An article, a CFP, and a useful site
The article, from the Public Library of Science, is this: “Clickstream Data Yields High-Resolution Maps of Science.” The authors collected “nearly 1 billion user interactions recorded by the scholarly web portals of some of the most significant publishers, aggregators and institutional consortia,” says the abstract. They proceeded to create maps that illustrate citations in the articles with which the users interacted. These maps “provide a detailed, contemporary view of scientific activity and correct the underrepresentation of the social sciences and humanities that is commonly found in citation data.” The most interesting illustration in this context is Figure 5—check out that big white and yellow cluster in the center. It’s worth the load time to view the larger image.
The CFP is for the next annual meeting of the Text Encoding Initiative Consortium. This year’s theme is text encoding in the era of mass digitization. The the first three suggested topics are conceptually larger than TEI, and are intriguing: In-depth encoding vs. mass digitization; Is text encoding sustainable?; Is text encoding scalable? People are bound to talk about crowdsourcing metadata, which I think is the only hope we have of scaling semantic encoding. (The quality control issues, which are the first concern that usually arises when people talk about collaborative knowledge work, are real. But there are ways to deal with them, and data that can be corrected may well be better than no data at all.)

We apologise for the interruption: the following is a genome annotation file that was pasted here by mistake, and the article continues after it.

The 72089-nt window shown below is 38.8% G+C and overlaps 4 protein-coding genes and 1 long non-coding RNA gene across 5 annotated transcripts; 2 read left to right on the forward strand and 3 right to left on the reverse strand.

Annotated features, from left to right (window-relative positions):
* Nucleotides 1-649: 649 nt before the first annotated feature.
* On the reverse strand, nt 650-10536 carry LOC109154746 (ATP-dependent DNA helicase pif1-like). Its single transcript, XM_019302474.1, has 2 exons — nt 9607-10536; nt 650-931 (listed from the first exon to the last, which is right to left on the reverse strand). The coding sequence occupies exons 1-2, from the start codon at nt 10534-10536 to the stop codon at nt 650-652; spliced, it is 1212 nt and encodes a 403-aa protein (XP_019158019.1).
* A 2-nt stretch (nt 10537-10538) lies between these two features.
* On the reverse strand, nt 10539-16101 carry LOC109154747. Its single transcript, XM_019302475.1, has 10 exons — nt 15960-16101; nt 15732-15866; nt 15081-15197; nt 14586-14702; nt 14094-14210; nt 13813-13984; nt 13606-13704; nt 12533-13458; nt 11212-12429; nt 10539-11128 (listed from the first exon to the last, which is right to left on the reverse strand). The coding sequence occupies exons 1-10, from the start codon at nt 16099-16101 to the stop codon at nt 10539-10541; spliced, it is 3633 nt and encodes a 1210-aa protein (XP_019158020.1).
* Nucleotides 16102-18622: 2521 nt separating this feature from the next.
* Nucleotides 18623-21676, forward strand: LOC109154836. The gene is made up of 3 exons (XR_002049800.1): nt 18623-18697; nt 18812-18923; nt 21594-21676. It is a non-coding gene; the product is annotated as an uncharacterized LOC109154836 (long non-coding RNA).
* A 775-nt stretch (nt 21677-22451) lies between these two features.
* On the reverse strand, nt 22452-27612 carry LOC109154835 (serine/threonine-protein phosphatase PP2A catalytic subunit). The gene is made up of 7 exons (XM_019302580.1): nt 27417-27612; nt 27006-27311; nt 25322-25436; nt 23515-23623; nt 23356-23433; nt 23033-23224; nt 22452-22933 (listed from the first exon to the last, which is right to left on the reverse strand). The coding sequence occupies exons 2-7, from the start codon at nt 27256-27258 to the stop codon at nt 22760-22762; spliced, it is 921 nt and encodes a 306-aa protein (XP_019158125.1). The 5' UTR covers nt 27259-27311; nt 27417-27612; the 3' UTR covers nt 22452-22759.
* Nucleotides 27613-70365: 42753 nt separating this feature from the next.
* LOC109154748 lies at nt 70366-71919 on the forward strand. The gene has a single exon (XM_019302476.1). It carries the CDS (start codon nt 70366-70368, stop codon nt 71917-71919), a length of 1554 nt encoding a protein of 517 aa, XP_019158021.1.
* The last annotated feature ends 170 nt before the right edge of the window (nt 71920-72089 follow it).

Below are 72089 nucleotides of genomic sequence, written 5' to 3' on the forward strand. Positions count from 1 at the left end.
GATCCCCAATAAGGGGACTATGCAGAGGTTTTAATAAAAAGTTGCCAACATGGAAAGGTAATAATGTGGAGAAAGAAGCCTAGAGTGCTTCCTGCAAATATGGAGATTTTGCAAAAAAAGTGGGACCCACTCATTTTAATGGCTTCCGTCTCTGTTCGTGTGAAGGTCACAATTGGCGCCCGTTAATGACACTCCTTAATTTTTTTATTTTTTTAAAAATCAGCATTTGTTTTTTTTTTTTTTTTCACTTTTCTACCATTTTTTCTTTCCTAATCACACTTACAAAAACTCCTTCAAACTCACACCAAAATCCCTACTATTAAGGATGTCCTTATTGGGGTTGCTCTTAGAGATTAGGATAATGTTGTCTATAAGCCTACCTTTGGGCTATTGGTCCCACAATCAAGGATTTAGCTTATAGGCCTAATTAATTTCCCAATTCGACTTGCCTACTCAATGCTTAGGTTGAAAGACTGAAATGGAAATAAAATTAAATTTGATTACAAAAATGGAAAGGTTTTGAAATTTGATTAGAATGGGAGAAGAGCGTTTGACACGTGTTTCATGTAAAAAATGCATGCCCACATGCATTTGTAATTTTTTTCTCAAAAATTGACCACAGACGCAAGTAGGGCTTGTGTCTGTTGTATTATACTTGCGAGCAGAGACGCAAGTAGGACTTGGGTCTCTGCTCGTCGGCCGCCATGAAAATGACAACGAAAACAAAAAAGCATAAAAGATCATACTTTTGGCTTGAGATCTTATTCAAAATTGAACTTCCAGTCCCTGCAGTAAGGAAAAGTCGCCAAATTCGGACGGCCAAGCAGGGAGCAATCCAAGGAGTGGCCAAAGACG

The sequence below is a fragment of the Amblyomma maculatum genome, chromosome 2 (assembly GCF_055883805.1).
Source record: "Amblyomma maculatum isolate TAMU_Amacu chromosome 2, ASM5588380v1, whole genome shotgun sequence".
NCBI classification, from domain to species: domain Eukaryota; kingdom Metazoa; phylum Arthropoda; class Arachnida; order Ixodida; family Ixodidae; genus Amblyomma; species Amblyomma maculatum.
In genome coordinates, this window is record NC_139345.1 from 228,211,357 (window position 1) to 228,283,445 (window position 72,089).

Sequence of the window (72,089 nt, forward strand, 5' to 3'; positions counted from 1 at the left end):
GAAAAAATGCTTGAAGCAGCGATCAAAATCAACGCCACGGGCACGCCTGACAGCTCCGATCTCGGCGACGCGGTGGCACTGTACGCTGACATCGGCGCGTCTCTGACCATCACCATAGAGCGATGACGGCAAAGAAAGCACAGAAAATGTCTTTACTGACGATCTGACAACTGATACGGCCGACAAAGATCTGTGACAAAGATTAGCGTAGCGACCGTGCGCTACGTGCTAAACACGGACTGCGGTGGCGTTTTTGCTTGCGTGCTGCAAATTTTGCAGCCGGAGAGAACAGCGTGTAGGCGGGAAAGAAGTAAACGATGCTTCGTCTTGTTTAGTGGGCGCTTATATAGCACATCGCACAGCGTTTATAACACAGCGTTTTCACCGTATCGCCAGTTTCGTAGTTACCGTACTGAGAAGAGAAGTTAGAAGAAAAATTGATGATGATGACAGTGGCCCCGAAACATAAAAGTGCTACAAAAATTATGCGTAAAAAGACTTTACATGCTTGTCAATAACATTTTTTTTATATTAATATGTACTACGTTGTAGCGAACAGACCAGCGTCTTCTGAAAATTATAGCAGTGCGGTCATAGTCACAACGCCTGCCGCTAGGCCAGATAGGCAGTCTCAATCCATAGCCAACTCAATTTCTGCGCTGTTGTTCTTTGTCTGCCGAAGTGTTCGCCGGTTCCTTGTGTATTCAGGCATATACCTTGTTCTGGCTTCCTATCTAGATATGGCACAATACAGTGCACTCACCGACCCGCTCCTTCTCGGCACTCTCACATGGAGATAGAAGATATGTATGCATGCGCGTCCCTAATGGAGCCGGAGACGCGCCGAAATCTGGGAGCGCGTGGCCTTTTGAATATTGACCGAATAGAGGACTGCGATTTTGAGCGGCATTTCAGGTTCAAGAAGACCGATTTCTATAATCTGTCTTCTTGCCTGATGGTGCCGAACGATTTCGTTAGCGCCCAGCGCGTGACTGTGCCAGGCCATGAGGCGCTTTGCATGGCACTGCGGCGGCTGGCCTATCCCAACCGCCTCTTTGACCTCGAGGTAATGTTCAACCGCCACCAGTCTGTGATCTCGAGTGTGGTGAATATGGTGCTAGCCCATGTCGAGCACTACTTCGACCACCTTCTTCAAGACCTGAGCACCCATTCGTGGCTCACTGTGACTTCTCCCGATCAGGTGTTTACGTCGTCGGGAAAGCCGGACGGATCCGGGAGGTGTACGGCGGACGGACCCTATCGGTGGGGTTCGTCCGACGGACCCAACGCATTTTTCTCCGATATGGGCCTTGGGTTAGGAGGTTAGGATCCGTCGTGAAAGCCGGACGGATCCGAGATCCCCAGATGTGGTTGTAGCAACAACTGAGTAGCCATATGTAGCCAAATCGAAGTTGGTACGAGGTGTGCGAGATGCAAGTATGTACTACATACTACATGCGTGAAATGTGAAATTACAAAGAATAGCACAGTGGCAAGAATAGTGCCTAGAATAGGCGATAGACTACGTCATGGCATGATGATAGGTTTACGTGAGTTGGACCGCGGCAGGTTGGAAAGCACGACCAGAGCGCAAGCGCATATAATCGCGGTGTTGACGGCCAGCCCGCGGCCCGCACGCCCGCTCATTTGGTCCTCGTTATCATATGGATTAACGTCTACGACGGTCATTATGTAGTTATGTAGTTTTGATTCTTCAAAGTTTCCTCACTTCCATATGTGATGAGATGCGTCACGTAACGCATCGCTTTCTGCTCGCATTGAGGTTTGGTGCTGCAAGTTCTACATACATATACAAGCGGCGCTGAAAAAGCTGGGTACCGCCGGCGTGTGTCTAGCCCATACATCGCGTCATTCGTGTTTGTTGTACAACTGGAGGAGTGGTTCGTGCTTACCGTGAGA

The site I came across today is FairShare. It allows people to track how their online publications are used and/or remixed. Haven’t played with it yet, but it looks promising, particularly in the context of an institutional repository. Imagine a researcher depositing an article, pointing FairShare at it and seeing others respond to her work. Just the psychological boost from that is valuable in spurring future work.